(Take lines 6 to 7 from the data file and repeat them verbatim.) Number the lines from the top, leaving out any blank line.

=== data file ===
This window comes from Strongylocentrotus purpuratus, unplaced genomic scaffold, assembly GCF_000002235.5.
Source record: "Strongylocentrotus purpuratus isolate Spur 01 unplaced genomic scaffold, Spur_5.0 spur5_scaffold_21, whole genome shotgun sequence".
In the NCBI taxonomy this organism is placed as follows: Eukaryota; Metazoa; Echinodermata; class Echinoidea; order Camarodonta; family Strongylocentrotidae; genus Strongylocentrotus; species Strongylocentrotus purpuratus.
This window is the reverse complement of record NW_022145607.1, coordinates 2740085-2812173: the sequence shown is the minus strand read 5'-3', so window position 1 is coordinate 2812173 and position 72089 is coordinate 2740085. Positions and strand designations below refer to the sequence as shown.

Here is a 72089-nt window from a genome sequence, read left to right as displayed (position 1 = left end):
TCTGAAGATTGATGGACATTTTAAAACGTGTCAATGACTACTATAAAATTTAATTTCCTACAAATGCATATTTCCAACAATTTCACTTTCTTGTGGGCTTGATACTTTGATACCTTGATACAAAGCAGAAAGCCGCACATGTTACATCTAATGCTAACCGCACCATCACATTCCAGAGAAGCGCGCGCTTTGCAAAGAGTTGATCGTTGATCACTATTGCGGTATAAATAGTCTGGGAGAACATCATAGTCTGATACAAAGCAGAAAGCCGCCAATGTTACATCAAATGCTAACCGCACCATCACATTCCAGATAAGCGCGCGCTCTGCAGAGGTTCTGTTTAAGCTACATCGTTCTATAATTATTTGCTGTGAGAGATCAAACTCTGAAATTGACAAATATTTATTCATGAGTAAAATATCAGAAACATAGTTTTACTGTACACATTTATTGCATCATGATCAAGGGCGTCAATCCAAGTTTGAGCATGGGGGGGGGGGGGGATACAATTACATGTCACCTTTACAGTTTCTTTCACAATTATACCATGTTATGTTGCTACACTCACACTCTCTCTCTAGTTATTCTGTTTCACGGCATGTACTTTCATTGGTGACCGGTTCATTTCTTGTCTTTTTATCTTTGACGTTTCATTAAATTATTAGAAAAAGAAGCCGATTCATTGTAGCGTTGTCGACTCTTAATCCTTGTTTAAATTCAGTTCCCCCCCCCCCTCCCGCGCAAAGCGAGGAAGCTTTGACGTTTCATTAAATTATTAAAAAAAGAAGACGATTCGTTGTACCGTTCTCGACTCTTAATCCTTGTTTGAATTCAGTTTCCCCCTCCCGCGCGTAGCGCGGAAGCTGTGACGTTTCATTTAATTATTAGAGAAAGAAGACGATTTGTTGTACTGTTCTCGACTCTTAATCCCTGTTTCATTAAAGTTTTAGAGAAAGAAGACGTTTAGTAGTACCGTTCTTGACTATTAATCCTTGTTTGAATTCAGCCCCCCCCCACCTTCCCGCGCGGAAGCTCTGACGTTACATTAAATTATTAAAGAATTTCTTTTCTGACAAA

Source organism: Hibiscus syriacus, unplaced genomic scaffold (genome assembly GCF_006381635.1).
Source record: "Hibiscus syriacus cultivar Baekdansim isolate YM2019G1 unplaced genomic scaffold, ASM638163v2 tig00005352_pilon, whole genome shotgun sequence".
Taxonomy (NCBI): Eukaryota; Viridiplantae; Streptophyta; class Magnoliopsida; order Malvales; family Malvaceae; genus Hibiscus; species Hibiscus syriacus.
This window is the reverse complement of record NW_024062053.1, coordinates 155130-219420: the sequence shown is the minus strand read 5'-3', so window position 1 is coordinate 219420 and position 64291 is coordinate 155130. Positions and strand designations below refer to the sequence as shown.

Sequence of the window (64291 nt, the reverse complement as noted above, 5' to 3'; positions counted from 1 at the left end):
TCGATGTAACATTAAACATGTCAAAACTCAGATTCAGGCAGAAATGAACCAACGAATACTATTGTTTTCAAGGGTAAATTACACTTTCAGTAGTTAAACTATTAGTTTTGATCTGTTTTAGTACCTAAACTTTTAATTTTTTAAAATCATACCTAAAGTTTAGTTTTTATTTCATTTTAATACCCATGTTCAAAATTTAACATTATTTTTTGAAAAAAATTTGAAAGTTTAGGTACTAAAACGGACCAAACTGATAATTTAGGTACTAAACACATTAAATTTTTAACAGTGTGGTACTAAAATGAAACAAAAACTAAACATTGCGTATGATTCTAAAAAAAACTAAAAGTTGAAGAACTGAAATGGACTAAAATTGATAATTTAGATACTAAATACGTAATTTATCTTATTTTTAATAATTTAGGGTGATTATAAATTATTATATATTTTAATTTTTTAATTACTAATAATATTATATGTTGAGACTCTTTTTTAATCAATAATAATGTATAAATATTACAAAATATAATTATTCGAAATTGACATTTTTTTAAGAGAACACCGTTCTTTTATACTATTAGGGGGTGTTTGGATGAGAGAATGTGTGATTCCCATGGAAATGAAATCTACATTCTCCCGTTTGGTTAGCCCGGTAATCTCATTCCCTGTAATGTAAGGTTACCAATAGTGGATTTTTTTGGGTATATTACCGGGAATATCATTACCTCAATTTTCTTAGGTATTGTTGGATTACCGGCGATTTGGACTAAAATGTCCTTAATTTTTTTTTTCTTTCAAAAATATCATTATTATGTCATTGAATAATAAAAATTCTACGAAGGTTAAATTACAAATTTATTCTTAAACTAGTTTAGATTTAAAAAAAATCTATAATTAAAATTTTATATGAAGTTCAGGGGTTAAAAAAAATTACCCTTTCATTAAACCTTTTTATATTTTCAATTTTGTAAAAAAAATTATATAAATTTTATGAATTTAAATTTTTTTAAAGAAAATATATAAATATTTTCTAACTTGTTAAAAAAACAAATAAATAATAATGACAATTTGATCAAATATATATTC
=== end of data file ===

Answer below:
TCTGAAGATTGATGGACATTTTAAAACGTGTCAATGACTACTATAAAATTTAATTTCCTACAAATGCATATTTCCAACAATTTCACTTTCTTGTGGGCTTGATACTTTGATACCTTGATACAAAGCAGAAAGCCGCACATGTTACATCTAATGCTAACCGCACCATCACATTCCAGAGAAGCGCGCGCTTTGCAAAGAGTTGATCGTTGATCACTATTGCGGTATAAATAGTCTGGGAGAACATCATAGTCTGATACAAAGCAGAAAGCCGCCAATGTTACATCAAATGCTAACCGCACCATCACATTCCAGATAAGCGCGCGCTCTGCAGAGGTTCTGTTTAAGCTACATCGTTCTATAATTATTTGCTGTGAGAGATCAAACTCTGAAATTGACAAATATTTATTCATGAGTAAAATATCAGAAACATAGTTTTACTGTACACATTTATTGCATCATGATCAAGGGCGTCAATCCAAGTTTGAGCATGGGGGGGGGGGGGGATACAATTACATGTCACCTTTACAGTTTCTTTCACAATTATACCATGTTATGTTGCTACACTCACACTCTCTCTCTAGTTATTCTGTTTCACGGCATGTACTTTCATTGGTGACCGGTTCATTTCTTGTCTTTTTATCTTTGACGTTTCATTAAATTATTAGAAAAAGAAGCCGATTCATTGTAGCGTTGTCGACTCTTAATCCTTGTTTAAATTCAGTTCCCCCCCCCCCTCCCGCGCAAAGCGAGGAAGCTTTGACGTTTCATTAAATTATTAAAAAAAGAAGACGATTCGTTGTACCGTTCTCGACTCTTAATCCTTGTTTGAATTCAGTTTCCCCCTCCCGCGCGTAGCGCGGAAGCTGTGACGTTTCATTTAATTATTAGAGAAAGAAGACGATTTGTTGTACTGTTCTCGACTCTTAATCCCTGTTTCATTAAAGTTTTAGAGAAAGAAGACGTTTAGTAGTACCGTTCTTGACTATTAATCCTTGTTTGAATTCAGCCCCCCCCCACCTTCCCGCGCGGAAGCTCTGACGTTACATTAAATTATTAAAGAATTTCTTTTCTGACAAA

Source organism: Hibiscus syriacus, unplaced genomic scaffold (genome assembly GCF_006381635.1).